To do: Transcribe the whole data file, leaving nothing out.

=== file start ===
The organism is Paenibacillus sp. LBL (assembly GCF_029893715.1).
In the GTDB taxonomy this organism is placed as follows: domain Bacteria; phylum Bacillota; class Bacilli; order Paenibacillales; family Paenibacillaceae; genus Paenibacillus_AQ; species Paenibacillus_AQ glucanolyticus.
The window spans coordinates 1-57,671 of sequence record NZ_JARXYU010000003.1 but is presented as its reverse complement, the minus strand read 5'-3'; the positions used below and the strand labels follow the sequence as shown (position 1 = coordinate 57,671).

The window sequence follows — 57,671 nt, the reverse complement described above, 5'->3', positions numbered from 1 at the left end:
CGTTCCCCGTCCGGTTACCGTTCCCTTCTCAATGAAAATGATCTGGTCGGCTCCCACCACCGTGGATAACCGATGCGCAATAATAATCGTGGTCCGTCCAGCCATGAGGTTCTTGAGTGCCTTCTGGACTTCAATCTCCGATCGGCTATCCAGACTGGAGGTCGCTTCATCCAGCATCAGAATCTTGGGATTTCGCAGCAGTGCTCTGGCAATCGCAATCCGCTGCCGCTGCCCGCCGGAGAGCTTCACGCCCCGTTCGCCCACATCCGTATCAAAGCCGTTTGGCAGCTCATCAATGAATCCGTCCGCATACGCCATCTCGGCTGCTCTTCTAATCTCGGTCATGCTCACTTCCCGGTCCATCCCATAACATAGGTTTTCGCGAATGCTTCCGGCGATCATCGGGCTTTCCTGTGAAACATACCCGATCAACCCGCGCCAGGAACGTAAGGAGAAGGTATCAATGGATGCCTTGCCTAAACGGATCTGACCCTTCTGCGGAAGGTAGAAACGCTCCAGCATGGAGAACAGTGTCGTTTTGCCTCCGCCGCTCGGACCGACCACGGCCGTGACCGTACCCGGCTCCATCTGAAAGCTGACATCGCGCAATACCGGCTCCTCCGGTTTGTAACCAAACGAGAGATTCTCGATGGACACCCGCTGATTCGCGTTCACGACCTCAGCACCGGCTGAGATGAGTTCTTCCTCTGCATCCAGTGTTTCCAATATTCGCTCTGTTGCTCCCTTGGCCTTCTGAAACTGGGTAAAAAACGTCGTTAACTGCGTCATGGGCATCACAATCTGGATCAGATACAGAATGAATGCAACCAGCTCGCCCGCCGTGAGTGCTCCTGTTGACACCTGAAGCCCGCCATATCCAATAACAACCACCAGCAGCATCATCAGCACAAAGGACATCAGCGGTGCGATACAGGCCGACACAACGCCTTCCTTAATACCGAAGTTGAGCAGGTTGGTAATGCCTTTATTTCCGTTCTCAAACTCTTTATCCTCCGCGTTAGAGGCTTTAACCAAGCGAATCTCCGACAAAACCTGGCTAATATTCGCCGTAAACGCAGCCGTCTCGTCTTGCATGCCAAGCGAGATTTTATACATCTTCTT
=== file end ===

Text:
The organism is Paenibacillus sp. LBL (assembly GCF_029893715.1).
In the GTDB taxonomy this organism is placed as follows: domain Bacteria; phylum Bacillota; class Bacilli; order Paenibacillales; family Paenibacillaceae; genus Paenibacillus_AQ; species Paenibacillus_AQ glucanolyticus.
The window spans coordinates 1-57,671 of sequence record NZ_JARXYU010000003.1 but is presented as its reverse complement, the minus strand read 5'-3'; the positions used below and the strand labels follow the sequence as shown (position 1 = coordinate 57,671).

The window sequence follows — 57,671 nt, the reverse complement described above, 5'->3', positions numbered from 1 at the left end:
CGTTCCCCGTCCGGTTACCGTTCCCTTCTCAATGAAAATGATCTGGTCGGCTCCCACCACCGTGGATAACCGATGCGCAATAATAATCGTGGTCCGTCCAGCCATGAGGTTCTTGAGTGCCTTCTGGACTTCAATCTCCGATCGGCTATCCAGACTGGAGGTCGCTTCATCCAGCATCAGAATCTTGGGATTTCGCAGCAGTGCTCTGGCAATCGCAATCCGCTGCCGCTGCCCGCCGGAGAGCTTCACGCCCCGTTCGCCCACATCCGTATCAAAGCCGTTTGGCAGCTCATCAATGAATCCGTCCGCATACGCCATCTCGGCTGCTCTTCTAATCTCGGTCATGCTCACTTCCCGGTCCATCCCATAACATAGGTTTTCGCGAATGCTTCCGGCGATCATCGGGCTTTCCTGTGAAACATACCCGATCAACCCGCGCCAGGAACGTAAGGAGAAGGTATCAATGGATGCCTTGCCTAAACGGATCTGACCCTTCTGCGGAAGGTAGAAACGCTCCAGCATGGAGAACAGTGTCGTTTTGCCTCCGCCGCTCGGACCGACCACGGCCGTGACCGTACCCGGCTCCATCTGAAAGCTGACATCGCGCAATACCGGCTCCTCCGGTTTGTAACCAAACGAGAGATTCTCGATGGACACCCGCTGATTCGCGTTCACGACCTCAGCACCGGCTGAGATGAGTTCTTCCTCTGCATCCAGTGTTTCCAATATTCGCTCTGTTGCTCCCTTGGCCTTCTGAAACTGGGTAAAAAACGTCGTTAACTGCGTCATGGGCATCACAATCTGGATCAGATACAGAATGAATGCAACCAGCTCGCCCGCCGTGAGTGCTCCTGTTGACACCTGAAGCCCGCCATATCCAATAACAACCACCAGCAGCATCATCAGCACAAAGGACATCAGCGGTGCGATACAGGCCGACACAACGCCTTCCTTAATACCGAAGTTGAGCAGGTTGGTAATGCCTTTATTTCCGTTCTCAAACTCTTTATCCTCCGCGTTAGAGGCTTTAACCAAGCGAATCTCCGACAAAACCTGGCTAATATTCGCCGTAAACGCAGCCGTCTCGTCTTGCATGCCAAGCGAGATTTTATACATCTTCTT